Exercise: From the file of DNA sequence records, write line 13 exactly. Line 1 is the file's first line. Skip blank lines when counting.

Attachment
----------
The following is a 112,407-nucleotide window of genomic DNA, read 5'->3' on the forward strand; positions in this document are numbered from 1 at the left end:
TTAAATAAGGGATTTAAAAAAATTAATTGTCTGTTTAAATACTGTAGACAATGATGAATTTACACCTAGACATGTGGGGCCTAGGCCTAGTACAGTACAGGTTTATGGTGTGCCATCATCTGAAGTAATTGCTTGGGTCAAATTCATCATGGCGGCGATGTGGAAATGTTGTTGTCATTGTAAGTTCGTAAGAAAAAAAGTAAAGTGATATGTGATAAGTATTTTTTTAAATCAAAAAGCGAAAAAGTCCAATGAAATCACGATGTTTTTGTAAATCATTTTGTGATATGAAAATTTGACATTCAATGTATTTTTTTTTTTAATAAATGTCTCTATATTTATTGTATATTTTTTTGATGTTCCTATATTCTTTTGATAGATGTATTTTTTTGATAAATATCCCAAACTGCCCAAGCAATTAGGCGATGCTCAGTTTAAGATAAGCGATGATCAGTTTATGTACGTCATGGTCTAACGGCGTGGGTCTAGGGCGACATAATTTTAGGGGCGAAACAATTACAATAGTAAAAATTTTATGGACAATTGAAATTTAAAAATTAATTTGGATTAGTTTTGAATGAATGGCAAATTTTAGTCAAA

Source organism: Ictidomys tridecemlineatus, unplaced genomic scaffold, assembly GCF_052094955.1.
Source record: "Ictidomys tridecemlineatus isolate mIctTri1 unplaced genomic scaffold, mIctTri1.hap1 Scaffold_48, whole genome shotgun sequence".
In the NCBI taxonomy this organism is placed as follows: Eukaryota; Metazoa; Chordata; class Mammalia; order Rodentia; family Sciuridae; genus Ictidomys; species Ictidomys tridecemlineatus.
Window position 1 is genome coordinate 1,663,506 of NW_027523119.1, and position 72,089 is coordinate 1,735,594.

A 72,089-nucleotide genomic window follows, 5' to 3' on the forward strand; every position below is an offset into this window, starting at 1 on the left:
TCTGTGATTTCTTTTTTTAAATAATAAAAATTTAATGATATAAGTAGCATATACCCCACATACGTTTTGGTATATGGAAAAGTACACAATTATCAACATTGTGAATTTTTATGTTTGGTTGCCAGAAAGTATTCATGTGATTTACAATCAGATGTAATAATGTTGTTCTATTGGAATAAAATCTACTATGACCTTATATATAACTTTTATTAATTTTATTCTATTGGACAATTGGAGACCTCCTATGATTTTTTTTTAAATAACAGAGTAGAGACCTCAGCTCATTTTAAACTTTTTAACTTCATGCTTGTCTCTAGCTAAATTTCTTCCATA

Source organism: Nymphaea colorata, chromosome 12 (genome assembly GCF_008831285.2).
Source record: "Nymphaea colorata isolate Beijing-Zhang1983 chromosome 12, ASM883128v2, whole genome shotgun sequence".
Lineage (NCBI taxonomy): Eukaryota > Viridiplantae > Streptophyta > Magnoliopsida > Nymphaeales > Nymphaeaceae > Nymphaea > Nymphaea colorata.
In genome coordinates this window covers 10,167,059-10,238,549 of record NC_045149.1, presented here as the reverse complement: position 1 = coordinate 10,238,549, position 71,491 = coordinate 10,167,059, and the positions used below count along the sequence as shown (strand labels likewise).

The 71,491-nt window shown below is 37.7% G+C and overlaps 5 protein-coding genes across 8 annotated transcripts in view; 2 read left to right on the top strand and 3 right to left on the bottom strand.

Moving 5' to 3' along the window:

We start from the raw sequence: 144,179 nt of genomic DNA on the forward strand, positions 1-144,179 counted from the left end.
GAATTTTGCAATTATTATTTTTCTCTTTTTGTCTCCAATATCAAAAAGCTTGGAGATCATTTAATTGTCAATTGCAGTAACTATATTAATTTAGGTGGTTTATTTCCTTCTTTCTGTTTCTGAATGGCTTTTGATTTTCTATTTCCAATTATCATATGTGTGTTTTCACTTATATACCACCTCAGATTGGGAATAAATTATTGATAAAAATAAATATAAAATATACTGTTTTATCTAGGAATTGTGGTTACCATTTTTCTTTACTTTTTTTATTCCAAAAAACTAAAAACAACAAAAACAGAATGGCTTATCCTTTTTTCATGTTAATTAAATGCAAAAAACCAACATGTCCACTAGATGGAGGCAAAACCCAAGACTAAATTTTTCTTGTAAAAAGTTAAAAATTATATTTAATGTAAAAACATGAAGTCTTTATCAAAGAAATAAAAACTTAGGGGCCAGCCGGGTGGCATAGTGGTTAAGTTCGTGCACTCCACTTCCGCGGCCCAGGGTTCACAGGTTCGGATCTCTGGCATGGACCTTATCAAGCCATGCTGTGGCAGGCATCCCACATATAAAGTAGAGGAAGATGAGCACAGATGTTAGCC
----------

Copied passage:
The 71,491-nt window shown below is 37.7% G+C and overlaps 5 protein-coding genes across 8 annotated transcripts in view; 2 read left to right on the top strand and 3 right to left on the bottom strand.